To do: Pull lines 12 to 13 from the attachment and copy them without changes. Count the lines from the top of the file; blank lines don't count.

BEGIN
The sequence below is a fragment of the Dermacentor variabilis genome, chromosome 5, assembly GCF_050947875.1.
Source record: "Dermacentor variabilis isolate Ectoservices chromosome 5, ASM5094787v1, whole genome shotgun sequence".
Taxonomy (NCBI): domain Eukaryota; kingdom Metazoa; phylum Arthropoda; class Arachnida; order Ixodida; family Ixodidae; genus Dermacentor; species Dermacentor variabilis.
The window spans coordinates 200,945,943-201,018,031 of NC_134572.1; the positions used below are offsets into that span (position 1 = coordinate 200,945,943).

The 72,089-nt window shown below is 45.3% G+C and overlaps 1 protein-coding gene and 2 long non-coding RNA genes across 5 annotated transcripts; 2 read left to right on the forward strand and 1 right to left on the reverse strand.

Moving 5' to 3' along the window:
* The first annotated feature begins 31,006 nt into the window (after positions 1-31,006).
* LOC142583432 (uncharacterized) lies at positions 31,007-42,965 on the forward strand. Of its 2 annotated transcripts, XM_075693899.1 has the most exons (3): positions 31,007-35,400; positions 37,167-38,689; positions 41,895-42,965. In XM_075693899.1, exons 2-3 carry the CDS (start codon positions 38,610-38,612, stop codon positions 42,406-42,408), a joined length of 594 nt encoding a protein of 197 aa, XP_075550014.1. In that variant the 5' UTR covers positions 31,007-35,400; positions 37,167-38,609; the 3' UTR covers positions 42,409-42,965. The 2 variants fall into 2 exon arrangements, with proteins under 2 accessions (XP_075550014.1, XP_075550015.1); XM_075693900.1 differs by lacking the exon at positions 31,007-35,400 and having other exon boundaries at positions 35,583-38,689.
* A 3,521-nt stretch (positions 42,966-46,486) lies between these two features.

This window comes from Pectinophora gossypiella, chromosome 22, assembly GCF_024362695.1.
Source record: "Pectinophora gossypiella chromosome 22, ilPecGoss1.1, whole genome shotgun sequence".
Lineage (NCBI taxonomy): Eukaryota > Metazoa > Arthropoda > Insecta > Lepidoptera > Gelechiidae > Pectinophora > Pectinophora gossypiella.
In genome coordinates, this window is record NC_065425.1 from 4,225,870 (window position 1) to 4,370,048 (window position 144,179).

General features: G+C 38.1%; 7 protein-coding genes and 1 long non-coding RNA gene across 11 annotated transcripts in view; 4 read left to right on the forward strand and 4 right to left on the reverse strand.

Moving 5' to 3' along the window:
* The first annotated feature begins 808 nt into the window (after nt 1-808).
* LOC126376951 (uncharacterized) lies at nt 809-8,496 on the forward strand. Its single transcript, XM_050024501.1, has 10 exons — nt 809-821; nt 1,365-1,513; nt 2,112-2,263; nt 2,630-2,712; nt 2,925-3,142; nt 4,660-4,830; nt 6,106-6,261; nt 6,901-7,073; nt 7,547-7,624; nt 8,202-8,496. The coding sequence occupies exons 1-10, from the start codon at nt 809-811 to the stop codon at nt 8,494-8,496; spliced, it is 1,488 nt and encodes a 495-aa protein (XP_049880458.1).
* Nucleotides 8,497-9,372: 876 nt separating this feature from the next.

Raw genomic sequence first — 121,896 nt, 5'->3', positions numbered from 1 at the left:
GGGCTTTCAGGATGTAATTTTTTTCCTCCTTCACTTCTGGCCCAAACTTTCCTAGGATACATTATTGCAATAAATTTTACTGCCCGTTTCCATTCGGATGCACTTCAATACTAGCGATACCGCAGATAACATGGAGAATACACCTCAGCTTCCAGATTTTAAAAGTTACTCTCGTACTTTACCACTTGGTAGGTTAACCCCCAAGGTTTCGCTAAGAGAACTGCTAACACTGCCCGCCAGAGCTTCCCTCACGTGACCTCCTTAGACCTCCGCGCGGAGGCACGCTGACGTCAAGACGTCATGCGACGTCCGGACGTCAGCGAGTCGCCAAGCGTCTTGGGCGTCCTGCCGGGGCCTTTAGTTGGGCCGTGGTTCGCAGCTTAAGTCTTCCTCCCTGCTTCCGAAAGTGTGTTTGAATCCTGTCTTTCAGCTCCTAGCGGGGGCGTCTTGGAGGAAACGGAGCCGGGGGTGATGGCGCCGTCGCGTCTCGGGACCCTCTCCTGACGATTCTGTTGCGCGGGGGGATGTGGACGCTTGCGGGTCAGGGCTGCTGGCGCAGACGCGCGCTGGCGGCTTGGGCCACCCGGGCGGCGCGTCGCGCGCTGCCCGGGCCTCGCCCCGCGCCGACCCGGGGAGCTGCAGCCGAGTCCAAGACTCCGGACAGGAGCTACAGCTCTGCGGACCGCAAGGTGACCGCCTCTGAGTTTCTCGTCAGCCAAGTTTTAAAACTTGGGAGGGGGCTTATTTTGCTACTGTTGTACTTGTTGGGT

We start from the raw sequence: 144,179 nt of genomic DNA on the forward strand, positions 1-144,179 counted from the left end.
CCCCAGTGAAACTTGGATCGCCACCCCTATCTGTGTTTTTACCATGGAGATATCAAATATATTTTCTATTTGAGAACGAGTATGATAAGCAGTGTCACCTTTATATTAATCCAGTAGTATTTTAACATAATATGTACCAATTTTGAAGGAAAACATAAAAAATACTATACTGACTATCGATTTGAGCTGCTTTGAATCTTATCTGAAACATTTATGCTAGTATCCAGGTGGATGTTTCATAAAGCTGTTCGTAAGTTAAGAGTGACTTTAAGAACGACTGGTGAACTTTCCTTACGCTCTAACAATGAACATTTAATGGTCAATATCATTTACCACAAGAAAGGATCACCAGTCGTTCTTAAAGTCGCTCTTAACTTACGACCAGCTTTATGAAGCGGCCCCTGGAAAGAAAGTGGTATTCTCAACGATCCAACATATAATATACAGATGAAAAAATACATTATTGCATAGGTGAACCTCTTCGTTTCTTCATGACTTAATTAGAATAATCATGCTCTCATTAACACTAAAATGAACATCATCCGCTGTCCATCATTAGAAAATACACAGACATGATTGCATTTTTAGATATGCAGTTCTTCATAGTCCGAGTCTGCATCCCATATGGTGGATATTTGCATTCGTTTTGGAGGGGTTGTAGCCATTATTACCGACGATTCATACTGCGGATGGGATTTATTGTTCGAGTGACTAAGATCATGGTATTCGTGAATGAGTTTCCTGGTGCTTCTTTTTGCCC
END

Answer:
Lineage (NCBI taxonomy): Eukaryota > Metazoa > Arthropoda > Insecta > Lepidoptera > Gelechiidae > Pectinophora > Pectinophora gossypiella.
In genome coordinates, this window is record NC_065425.1 from 4,225,870 (window position 1) to 4,370,048 (window position 144,179).